Weather is blamed
for pollution in lake
WEST PALM BEACH (AP) A
University of Florida scientist says
weather, not just agricultural run-
off, may be responsible for high
phosphorus concentrations in Lake
Okeechobee, but water district man-
agers say they won't back off tough-
The past year's record high
phosphorus levels spurred South
Florida Water Management District
officials to propose strict drainage
standards for dairies north of the
Dan Canfield, UF researcher
and lake specialist, contends the re-
cords were actually caused by
strong winds kicking up sediment
and not an actual increase of phos-
phorus in the water.
"The lake is in no danger of bio-
logical collapse, not this winter or in
the next five years," Canfield said.
Okeechobee is the nation's larg-
est fresh-water lake outside the
Great Lakes system.
Canfield is part of a team doing
a five-year study of the lake for the
district and has questioned the
agency's data and assumptions since
District officials who met Tues-
day with Canfield at his lab in
Gainesville said later the data
seems to support Canfield's wind
But the district still must pursue
its state-mandated goal of cutting
out 40 percent of the phosphorus
coming into the lake by 1991, they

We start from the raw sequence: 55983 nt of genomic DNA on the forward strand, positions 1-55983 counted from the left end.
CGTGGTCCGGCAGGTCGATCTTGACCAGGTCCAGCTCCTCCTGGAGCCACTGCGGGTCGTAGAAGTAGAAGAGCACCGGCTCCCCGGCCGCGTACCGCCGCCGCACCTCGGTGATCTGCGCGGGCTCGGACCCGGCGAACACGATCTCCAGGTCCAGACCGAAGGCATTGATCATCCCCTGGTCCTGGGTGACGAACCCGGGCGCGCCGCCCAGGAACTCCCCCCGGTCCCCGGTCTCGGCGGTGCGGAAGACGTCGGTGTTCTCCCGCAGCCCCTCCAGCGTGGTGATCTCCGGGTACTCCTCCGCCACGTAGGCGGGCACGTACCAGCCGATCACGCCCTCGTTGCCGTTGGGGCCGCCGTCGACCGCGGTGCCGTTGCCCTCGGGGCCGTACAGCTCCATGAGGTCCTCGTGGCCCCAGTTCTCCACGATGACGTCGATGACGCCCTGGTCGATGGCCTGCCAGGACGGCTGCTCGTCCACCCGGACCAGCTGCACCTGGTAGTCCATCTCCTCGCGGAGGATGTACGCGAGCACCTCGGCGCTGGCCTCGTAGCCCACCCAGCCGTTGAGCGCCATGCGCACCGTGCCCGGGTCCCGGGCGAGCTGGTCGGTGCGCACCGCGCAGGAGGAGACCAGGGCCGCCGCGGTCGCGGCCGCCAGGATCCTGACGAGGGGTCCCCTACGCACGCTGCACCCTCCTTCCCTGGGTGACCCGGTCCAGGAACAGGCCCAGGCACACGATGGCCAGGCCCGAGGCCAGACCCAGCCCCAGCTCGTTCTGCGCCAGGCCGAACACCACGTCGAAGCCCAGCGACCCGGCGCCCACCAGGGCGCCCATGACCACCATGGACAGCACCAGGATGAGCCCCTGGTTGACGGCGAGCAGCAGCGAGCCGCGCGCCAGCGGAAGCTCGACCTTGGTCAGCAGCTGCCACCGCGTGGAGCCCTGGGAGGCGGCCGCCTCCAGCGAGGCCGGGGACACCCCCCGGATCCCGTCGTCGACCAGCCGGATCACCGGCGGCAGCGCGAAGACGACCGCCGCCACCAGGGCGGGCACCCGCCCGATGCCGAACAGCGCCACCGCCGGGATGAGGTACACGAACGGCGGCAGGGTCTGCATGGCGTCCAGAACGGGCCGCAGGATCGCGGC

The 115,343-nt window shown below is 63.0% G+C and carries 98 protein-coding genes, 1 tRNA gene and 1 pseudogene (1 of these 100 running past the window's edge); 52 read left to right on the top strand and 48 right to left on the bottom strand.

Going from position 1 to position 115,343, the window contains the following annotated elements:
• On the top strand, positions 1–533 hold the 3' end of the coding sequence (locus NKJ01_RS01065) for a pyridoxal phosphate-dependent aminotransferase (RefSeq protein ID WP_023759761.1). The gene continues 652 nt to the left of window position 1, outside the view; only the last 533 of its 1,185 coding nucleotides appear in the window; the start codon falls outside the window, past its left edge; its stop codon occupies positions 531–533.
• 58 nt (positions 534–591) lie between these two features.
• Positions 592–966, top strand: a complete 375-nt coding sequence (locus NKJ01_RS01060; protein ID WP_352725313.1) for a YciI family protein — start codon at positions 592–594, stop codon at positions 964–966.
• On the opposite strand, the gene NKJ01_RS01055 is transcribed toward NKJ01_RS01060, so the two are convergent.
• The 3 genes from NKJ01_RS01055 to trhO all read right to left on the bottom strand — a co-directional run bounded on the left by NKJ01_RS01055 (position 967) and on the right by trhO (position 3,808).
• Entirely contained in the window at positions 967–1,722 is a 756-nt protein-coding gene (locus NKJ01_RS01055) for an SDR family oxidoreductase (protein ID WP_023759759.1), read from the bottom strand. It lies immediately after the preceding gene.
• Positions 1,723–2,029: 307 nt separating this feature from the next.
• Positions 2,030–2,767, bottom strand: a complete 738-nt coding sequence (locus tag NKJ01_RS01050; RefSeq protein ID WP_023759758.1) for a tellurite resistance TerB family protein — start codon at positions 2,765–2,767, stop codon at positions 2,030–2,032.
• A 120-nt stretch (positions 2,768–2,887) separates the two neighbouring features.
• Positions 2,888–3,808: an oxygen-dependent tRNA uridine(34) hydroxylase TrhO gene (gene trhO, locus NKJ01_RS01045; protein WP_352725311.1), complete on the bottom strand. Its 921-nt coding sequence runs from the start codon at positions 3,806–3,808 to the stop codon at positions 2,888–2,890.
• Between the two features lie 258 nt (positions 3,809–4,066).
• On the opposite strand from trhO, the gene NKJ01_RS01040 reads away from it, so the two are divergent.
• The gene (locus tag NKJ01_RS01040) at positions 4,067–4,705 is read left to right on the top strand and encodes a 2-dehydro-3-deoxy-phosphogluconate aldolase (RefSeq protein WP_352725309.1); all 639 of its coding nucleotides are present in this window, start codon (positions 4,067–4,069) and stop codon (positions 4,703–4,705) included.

"I would rather err on the side
of the lake," said board member
Nat Reed of Hobe Sound. "To gam
ble that phosphorus has nothing to
do with it and then face a colossal
fish kill which turned the lake over
would be a dastardly show of cow-
Michael Maceina, senior envi-
ronmentalist for the water manage-
ment district, said Canfield's
findings are simply one more indi-
cation that Lake Okeechobee's envi-
ronment is a complex system that
needs to be cared for.
"We can't control the weather,
but we can control the nutrients go-
ing into the lake," Maceina said.
District researchers have con-
cluded phosphorus draining from
manure-laden dairies and ranches
north of the lake is feeding larger
and more frequent algae blooms.
They fear that a big algae bloom
could lower the water's oxygen and
cause a fish kill so massive that the
lake's major fisheries couldn't re-
cover the "biological collapse"
mentioned by Canfield.